I agree on the aging potential, and I would be willing to taste it again down the road, but I sure as hell ain't shelling out $135 for a bottle. If this wine was $40 a bottle I'd consider it, but I recently started believing this: If a wine is that expensive, it SHOULD be good to go right out of the bottle while ALSO being able to age for a long time. I believe we can have our cake and eat it to, so to speak.

        As far as it being "big", I agree. It's huge and extracted, which unfortunately reminds me of the very "worst" of the boozy, flamboyant, point-seeking Napa cabs I've come to dislike so intensely.

        With all that said, I can only say "to each their own", because while I may not like that Mondavi Reserve, there is nothing wrong with whomever might.

        • 1WineDude

          @UCBeau – I think you totally nailed it in that comment. it is not worth the price to you, but may be to someone else, and there is nothing wrong with either. You make an interesting point about the early *and* later drinkability of the wine in that price range; I think that can be said for some of the better Napa Cabs for example (Araujo comes to mind), but there are many in places like Barolo who might disagree with that (i.e., a wine can be nigh unapproachable in its youth and then age amazingly well). I have seen both cases and so would not say that it always holds that one can have the cake and eat it too, but for some varieties in some regions that is definitely possible. Cheers!

  • @fatcork

    Good post, Dude. It is nice to appreciate this big style of wine every once in a while. And, I hope you started off the dinner and finished it with Champagne!

    • 1WineDude

      @fatcork – ha! You probably don't want to hear this but I don't drink Champers every day (mostly a result of funding and sample amounts and not be choice :).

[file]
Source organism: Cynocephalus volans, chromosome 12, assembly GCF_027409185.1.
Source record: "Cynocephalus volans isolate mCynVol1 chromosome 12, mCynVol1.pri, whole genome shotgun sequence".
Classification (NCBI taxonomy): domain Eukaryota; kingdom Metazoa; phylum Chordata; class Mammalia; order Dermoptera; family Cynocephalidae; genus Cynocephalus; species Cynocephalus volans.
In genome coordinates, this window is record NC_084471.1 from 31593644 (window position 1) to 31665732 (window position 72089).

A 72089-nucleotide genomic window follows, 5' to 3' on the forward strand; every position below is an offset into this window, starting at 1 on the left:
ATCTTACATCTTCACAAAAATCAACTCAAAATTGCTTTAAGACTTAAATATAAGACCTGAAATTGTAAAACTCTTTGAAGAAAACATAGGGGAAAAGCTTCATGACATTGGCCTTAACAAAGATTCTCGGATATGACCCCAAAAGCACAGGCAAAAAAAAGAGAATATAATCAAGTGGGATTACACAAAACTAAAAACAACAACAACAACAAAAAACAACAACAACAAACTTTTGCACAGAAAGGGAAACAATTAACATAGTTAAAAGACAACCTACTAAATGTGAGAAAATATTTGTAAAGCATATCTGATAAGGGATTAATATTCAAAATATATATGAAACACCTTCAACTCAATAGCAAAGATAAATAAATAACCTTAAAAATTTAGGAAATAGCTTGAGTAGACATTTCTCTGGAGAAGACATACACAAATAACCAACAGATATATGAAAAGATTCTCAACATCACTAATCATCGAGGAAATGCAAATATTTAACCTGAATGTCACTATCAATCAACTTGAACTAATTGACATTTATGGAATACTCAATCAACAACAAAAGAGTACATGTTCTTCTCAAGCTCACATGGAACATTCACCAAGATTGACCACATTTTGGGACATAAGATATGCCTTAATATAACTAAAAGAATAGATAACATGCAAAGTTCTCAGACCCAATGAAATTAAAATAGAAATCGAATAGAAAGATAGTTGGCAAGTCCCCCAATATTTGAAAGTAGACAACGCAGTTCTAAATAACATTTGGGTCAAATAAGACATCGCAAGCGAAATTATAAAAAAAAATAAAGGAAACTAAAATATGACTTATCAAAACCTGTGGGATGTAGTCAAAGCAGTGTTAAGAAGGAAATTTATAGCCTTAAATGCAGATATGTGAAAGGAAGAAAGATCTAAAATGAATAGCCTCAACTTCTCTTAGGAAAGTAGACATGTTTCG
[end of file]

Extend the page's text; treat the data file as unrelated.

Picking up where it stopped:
• 1WineDude

    A quick note – it was pointed out to me via email that my "Just barely making the Cab label designation at 85%" comment with respect tot he RMW Reserve Cab. is misleading – and I agree. To quote the email:

    "…you mentioned 85% as the threshold for varietal designation in your mondavi article. It is actually 75%."

    Technically I didn't mention 85% as the threshold, but it certainly can be insinuated from my wording (which was merely trying to convey that the wine was not 100% Cab., and was only 10% more Cab than the minimum amount permitted for a varietal labeling). Sorry for any confusion!

  • Vinogirl

    I was going to mention the 75/85% thingy, but someone beat me to it.
    Happy New Year!

    • 1WineDude

      Vinogirl – no worries, as you probably already know I am totally cool with challenges, corrections, arm wrestling contests, etc. Cheers!

  • Chris

    I always look forward to wine suggestions for the holidays. It opens up ideas and draws attention to worthy bottles.

    • 1WineDude

      Thanks, Chris!